Labels themselves can, of course, be helpful to some, as they provide a sense of community and safety. They are a valid safe space for many. However, in the general scheme of things and in presumed social security, I have the feeling that allowing ourselves to abide by our own personal connections will be far more freeing. I personally think we should work on growing more comfortable with both the uncertainties and objective subjectivity that come with being human.


Being a Hater is Fun — Faith Crossan

In a perfect world, I am a happy, optimistic person who is full of love and zest for life. In a perfect world, everything would be so dreadfully dull. My friends would describe me as a pessimist with a minuscule soft spot for few things pleasant in the world. However, that list is minimal; it consists of my cat, my girlfriend, and the occasional coffee barista who makes my drink just right. I am basically the grinch minus the lack of dental hygiene. Essentially, hating things is fun, and I think it’s about time we addressed it. 

Day to day, people live a lie, secretly despising things they see whenever they cross their path without ever announcing it! Instead, I express my disdain verbally, or if I am alone, with a look that says, “I would vaporize you if I could.” It’s a shame life isn’t a George Orwell novel. Ever since I’ve embraced my inner grinch, I feel so much happier! Which is ironic, to say the least. Outwardly despising things has made me a much more pleasant person to be around. Now, people say they value my honesty, boldness, and bravery for speaking out. I’m applauded for being a hater! For clarification, I am not intolerant. In fact, the thing I spend the most time hating on is people’s blatant ignorance. So no, I am not encouraging anyone to start being a menace to society. Instead, stop hiding that sometimes, you don’t like things! It’s human nature to have likes and dislikes, and I think it’s about time we normalize the “dislike” side of life.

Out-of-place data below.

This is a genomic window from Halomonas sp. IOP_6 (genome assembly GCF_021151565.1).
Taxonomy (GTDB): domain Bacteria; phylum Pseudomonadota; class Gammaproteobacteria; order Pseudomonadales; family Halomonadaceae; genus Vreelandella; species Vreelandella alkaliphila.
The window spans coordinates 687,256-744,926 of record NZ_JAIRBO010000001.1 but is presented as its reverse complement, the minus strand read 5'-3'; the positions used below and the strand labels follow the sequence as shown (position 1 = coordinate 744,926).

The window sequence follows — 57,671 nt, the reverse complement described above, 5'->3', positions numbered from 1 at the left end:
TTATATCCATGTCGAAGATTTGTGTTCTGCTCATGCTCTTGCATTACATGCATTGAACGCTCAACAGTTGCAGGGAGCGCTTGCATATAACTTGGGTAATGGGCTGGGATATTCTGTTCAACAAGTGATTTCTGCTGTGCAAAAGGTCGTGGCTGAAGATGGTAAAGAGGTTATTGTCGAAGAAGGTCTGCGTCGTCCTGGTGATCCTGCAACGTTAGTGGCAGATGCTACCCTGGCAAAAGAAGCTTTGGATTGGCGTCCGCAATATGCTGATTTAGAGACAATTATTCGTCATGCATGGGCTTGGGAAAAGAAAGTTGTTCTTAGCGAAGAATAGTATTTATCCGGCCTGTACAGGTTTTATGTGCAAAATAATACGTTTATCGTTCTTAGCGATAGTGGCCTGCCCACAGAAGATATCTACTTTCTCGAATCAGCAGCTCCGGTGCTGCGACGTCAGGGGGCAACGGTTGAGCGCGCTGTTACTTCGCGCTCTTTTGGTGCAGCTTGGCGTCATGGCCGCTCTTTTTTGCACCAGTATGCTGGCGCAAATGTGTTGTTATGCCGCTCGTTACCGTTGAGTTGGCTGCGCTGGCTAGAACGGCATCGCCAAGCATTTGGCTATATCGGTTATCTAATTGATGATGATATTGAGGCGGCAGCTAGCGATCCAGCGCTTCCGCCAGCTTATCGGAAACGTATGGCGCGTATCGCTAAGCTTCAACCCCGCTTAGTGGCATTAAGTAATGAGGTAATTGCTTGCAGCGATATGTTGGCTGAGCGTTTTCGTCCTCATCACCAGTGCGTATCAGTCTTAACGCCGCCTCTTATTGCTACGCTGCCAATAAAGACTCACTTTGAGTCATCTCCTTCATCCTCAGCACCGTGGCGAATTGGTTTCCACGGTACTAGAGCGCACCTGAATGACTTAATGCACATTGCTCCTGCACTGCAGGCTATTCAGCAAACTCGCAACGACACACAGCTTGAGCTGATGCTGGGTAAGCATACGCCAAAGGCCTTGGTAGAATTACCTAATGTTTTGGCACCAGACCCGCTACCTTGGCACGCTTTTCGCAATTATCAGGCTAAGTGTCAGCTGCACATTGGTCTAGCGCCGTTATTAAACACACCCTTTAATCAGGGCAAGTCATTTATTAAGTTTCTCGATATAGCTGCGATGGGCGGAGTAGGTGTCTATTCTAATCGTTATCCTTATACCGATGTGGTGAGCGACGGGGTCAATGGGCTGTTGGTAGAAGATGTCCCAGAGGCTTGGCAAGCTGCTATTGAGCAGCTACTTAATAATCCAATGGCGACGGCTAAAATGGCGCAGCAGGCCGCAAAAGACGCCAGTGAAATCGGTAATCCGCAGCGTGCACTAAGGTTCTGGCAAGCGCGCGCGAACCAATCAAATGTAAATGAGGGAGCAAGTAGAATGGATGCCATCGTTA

Can Money Buy You Happiness? Yes, Yes it Can — Amelie Ryu

Many people ponder if money can buy happiness. In my opinion, yes, it very much can. We live in a world today where money is basically everything. If you have money, then you can do whatever you want. The list is endless. It is human nature to be happy when you do something you want to do. Say you like these shoes and buy them—you’re happy. Do you want to go to Paris? With money, you can go so that you will be happy. For the holidays you can go anywhere you want and be happy. You can live in a great home, get higher education, and the things you can do go on and on. When you get what you desire, you would, without a doubt, be happy. 

If you have money, then you would have less stress. Many studies even show that you would have a lot more stress and worry if struggling financially. So many people living in poverty have so much stress thinking of all the bills they have due. However, if you have the money, you live a better lifestyle. Therefore, you would be happy. You will also be healthier; when you have less stress, the chances of having heart disease cancer decrease.

Additionally, once you find what makes you happy, you can do anything because the money wouldn’t be a problem. I am not necessarily saying that you will be extremely happy when you have the money. But once you know how to use the money, that’s where happiness comes in. Money can buy happiness.